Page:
With its soft shell and oblong shape, the new fossil egg, from the new taxon Antarcticoolithus bradyi, is more similar to a lizard or snake egg, which suggests it could’ve been laid by a large reptile. To test that theory, the researchers compared it to the egg traits of 259 species of lepidosaurs—a subclass of reptile that includes snakes and lizards—and surmised that the egg-layer may have been a marine reptile that measured roughly 23 feet (7 meters) or longer.

The researchers believe this mystery mother might have been a mosasaur, a type of large marine lepidosaur whose remains have also been discovered in the area. During the Late Cretaceous period, mosasaurs were among the most fearsome predators in the ocean. They had strong flippers and sharp teeth, and some species grew as long as 50 feet (though that’s still a good 10 feet shorter than the fictional mosasaur depicted in 2015’s Jurassic World). Fossilized contents of their stomachs show they feasted on a variety of wildlife, including fish, seabirds, turtles, plesiosaurs, and more—one mosasaur had even eaten a few other mosasaurs. And although mosasaurs did live in Antarctica, the continent during the Late Cretaceous period looked nothing like its current frigid landscape.

“Antarctica was rich in life,” Dr. Julia Clarke, a professor in UT Austin’s Department of Geological Sciences and co-author of the study, tells Mental Floss. “Temperate forests diverse in plant species covered exposed land. Giant marine reptiles and much smaller coiled ammonites and relatives of living birds hunted in the seas, while on land, mid-sized non-avian dinosaurs ambled.”

mosasaur birth and egg
The egg looks a lot smaller when you compare it to a full-grown mosasaur.
Francisco Hueichaleo, 2020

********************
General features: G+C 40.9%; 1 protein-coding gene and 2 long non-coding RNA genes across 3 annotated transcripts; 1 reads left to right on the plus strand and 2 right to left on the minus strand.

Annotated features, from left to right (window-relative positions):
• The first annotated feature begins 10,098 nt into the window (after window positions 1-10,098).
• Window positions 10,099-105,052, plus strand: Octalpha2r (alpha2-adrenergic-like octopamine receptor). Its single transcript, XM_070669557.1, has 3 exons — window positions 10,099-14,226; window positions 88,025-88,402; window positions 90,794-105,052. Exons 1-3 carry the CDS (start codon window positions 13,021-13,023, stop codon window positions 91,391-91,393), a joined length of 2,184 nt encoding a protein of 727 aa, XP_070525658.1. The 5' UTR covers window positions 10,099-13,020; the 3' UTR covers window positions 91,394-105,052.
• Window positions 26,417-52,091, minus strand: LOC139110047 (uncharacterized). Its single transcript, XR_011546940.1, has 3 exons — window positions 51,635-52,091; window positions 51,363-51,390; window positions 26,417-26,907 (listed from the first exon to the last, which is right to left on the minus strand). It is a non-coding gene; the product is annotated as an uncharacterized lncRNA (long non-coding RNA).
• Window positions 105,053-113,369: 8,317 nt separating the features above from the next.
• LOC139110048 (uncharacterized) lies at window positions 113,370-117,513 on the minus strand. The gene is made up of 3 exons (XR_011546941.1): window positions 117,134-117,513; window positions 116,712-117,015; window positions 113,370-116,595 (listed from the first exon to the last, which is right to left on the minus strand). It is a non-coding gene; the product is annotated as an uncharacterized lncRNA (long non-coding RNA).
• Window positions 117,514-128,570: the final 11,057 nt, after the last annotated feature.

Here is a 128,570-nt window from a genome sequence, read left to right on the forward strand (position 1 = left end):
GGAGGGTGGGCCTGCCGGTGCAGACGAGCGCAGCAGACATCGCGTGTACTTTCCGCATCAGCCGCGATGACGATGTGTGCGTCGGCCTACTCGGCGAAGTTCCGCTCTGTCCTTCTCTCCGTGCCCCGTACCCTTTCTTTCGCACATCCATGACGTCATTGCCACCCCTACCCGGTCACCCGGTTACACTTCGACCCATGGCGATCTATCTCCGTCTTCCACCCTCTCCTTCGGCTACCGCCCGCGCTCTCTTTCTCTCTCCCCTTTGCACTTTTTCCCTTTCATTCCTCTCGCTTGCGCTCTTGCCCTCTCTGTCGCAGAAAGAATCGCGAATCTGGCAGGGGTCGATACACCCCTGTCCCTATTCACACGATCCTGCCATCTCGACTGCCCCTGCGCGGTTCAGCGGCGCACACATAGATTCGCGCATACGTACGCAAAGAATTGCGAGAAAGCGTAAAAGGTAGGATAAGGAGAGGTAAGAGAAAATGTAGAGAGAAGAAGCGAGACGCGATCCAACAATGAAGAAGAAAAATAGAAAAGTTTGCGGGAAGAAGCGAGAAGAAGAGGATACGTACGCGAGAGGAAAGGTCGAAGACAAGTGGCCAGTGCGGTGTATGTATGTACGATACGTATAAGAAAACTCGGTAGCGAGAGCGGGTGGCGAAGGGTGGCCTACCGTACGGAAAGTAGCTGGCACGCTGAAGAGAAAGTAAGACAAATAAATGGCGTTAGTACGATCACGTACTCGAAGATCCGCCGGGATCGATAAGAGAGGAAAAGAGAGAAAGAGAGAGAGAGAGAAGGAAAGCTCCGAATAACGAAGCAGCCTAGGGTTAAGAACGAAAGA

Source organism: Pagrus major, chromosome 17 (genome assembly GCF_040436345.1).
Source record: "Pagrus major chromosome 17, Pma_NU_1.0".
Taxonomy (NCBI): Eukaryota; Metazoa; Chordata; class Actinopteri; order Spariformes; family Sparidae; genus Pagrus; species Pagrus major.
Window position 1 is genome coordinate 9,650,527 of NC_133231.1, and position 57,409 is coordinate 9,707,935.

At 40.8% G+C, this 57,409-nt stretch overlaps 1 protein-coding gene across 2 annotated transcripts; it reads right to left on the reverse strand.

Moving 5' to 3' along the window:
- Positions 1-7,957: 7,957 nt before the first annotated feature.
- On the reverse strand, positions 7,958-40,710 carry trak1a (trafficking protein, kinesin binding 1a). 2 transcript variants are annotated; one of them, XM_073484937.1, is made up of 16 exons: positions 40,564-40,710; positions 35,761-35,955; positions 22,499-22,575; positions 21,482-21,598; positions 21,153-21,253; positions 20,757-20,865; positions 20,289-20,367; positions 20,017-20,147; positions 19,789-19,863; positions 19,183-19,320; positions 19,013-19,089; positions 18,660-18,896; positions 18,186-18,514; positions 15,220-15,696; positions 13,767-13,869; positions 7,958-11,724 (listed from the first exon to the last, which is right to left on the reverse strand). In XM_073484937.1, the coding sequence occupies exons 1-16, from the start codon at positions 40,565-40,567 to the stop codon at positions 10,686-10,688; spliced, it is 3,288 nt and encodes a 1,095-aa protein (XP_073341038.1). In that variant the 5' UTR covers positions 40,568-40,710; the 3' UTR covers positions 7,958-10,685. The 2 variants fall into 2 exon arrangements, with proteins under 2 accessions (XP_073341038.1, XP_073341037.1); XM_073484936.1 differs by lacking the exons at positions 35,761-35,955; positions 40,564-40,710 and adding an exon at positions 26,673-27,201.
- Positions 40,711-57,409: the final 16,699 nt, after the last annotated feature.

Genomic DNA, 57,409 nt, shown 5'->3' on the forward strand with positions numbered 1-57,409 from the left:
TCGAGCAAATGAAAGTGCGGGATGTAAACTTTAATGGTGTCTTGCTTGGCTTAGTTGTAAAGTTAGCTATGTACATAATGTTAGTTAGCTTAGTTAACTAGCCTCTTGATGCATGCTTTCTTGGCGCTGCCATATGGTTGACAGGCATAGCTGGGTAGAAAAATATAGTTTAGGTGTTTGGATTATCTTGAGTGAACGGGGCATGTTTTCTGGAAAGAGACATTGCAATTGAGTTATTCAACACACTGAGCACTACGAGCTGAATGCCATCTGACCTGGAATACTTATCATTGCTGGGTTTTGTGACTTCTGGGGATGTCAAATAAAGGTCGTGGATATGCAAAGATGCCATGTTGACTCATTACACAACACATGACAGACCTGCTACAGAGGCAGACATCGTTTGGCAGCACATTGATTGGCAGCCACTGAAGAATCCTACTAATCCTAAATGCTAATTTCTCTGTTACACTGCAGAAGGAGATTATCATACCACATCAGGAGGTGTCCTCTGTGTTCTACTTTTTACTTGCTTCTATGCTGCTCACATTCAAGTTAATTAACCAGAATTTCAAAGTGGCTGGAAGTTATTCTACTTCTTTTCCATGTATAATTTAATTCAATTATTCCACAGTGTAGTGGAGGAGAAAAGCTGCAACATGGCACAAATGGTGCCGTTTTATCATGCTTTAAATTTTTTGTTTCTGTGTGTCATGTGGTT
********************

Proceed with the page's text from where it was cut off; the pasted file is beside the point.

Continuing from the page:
Since scientists have uncovered the remains of mosasaurs and plesiosaurs of all ages in the rock formation where the fossil egg was found, some think it may have been a popular place for creatures to hatch and raise their young.

“Many authors have hypothesized that this was sort of a nursery site with shallow protected water, a cove environment where the young ones would have had a quiet setting to grow up,” Lucas Legendre, a postdoctoral researcher and the lead author of the study, said in a press release.

If the fossil egg really did belong to a mosasaur, it could alter our understanding of how mosasaurs gave birth. In South Dakota during the 1990s, scientists unearthed the skeleton of a lizard-like mosasaur called a Plioplatecarpus with five unborn offspring preserved in its abdomen. Because they weren’t in eggs, it was generally thought that mosasaurs gave birth to live young. The existence of Antarcticoolithus bradyi, however, suggests the possibility that some mosasaurs laid soft-shelled eggs that hatched immediately after.

According to Clarke, the discovery of the fossil egg is especially exciting because it demonstrates “how much we have yet to learn about the evolution of eggs, from the first egg-layers that moved away from water to the immense diversity of eggs and reproductive strategies we see today.”